[trx_quote cite=”#” title=”Mandy Green”]Anything you create a process for today saves you time tomorrow.[/trx_quote]
Have Your Best Season Ever! Part 3
For me, a few years ago, I had to plan a last minute on-campus visit. When this visit camp up, I found myself the only one of our staff around because they were off working camps. I hadn’t done the leg work to set up a visit for a while so while I had a general idea of what to do, it took a while to remember a lot of the steps, I wasted a lot of time tracking down the paperwork, and I eventually realized that I forgot a few things.
At the time, it was very stressful and time-consuming. It took me 10x longer than it should have because I didn’t have anything documented.
What I needed was a system – a trusted way to manage my tasks so that I could stay in control, not feeling overwhelmed, and make consistent progress on what matters most.
Fundamentally, every program 1 of 2 types of system:
1. A collection of ordered and proven process that saves you time and stress and unnecessary thought processes that, together, reliably
produces an intended result.
2. Is your existence in the office just like the Whac-A-Mole game in which little grinning-faced mechanical moles keep popping their heads
out of any one of a dozen holes. When you whack one mole, two more emerge. reactionary and therefore horribly inefficient.
The systems that I had in my life were working perfectly for the results you are getting. If you don’t like your results, you need to change your systems.
Where could you create systems in your coaching life? Again, go back to your master list.
Preseason, team travel, travel for recruiting, on-campus visits, camps, game day, and recruiting trips are a few quick ones that come to mind.
There is a 3 step progress for creating a system:
1. Identification: On campus visit
Start by writing clear and concise notes about each and every step of a task. (I.E. Agree on a date, time and location to meet; send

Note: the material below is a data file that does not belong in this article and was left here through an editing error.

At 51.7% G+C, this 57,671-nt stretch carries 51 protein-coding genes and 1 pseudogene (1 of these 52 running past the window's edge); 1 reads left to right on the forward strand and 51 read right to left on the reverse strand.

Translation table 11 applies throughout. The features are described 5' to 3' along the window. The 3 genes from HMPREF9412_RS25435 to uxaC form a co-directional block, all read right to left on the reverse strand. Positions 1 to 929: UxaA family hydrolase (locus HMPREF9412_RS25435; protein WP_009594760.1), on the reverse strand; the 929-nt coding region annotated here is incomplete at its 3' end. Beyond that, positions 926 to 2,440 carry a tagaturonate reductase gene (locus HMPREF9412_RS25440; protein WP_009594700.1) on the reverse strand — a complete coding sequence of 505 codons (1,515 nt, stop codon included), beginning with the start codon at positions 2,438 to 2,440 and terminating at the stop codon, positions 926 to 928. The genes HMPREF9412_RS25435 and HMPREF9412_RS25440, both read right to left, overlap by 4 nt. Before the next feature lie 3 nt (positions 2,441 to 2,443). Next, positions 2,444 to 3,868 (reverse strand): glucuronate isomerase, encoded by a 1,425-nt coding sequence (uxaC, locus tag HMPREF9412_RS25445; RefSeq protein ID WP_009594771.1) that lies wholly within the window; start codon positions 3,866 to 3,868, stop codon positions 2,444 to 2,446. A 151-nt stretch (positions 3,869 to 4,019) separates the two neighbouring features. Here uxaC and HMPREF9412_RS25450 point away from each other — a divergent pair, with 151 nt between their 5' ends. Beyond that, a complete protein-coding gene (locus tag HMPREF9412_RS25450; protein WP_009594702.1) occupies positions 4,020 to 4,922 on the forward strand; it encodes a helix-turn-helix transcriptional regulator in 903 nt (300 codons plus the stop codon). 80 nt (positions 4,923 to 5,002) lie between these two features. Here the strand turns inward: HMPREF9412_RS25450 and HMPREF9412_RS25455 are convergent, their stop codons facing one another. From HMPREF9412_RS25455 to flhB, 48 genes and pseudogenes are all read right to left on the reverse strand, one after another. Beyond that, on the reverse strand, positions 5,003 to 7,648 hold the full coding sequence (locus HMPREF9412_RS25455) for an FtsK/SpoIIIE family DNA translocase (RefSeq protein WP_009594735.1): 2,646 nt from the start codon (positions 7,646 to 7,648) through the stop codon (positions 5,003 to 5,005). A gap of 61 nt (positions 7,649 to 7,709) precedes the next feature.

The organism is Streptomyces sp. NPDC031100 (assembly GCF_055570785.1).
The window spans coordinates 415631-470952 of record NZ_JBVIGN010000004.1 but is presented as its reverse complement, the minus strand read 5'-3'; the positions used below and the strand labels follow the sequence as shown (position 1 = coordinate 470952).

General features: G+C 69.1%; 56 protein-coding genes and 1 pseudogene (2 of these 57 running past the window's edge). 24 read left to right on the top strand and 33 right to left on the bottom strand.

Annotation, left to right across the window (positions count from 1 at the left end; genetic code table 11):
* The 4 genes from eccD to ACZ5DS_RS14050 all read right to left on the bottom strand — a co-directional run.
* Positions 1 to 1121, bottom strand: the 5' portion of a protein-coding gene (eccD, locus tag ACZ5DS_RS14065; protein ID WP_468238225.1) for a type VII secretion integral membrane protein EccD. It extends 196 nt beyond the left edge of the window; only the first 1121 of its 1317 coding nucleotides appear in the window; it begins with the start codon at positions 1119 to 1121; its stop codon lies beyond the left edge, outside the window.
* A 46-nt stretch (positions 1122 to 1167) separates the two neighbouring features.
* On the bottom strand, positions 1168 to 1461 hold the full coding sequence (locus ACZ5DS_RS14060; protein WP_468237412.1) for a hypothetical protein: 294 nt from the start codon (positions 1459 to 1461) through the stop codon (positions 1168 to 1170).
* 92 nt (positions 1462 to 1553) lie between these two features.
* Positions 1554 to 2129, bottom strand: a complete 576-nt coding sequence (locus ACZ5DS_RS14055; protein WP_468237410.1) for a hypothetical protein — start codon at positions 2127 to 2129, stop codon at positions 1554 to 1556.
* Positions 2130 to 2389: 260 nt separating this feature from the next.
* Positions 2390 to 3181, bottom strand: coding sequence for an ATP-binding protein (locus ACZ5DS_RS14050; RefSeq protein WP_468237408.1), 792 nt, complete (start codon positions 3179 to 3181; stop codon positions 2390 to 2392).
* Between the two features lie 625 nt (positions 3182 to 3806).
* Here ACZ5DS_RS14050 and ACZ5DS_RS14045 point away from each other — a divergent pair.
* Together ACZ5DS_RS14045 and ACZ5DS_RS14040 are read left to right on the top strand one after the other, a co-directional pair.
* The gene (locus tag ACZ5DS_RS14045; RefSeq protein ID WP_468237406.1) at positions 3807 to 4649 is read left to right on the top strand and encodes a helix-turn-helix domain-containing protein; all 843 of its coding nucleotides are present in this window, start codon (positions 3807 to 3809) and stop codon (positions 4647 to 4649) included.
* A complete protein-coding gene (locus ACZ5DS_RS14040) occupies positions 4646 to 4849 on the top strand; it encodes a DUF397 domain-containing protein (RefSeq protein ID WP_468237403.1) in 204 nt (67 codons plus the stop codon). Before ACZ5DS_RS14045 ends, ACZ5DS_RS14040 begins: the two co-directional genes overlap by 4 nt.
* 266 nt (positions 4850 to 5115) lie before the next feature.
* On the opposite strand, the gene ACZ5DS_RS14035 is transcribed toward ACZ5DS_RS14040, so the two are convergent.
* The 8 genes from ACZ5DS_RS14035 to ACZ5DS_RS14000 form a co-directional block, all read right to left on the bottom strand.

welcome to campus email with directions; make sure the player is registered with the clearinghouse; get their transcripts and official visit paperwork in; contact admissions to set up an admissions counselor meeting, etc.)
Record as many details as you can like phone numbers, email address (I.E. Email and phone number for contact in Admissions)
Make sure that everybody who’s involved knows what’s expected
What are the deadlines?
Everything is in one easy to find folder.
That campus visit that took me at least 3 hours to set up now can be done in 30 minutes. Keeping track of every single detail is exhausting. We deplete a lot of mental energy every day trying to remember what to do next.
3. Refine and Ongoing maintenance of systems:
And once you have your system written down, you can analyze it. What’s working, what’s not working? Then you can work to perfect the process.
Here’s what happens when you begin improving your systems:
You don’t have to waste time tracking down information.
You don’t forget anything
Eliminates decision making which will save you time and mental energy to do your best work.
It makes you more consistent.
You make far fewer errors and mistakes.
You will feel more calm and in control.
You fix the mistakes you make quickly and permanently.
You can go back and review your processes to make them better.
It will allow you to seamlessly transition if you add new staff members.
When you improve your method or process, you will improve your results and significantly reduce the time it takes to complete the tasks. You will create new systems too, while discarding the ones holding you back, the ones that have been invisibly sabotaging your best efforts.
One by one you take your systems apart, examine them, and then make them better. Over time, complexity and confusion decrease to be replaced by order, calm, and rock-solid self-confidence. There is little fire killing and no confusion.
To make this work, there will be work that you have to perform but you’re putting in time and working hard already, right? At the beginning of the process you’ll simply channel a portion of this time and energy toward creating your step-by-step, one-time documentation building efforts that will lead to more time later on.
Instead of depleting precious resources on getting-nowhere, churning tedium (which is the hardest and most frustrating work of all), you will expend that same time and energy in a step-by-step steady ascent that will provide a significant return on time and energy investment that you are putting in. It’s a superb investment because the end product will be a relaxed persona, and free up lots of free time. In all probability, it will be the best investment of time you will ever make.
Part 4 of the speech I wrote for NCRC coming soon.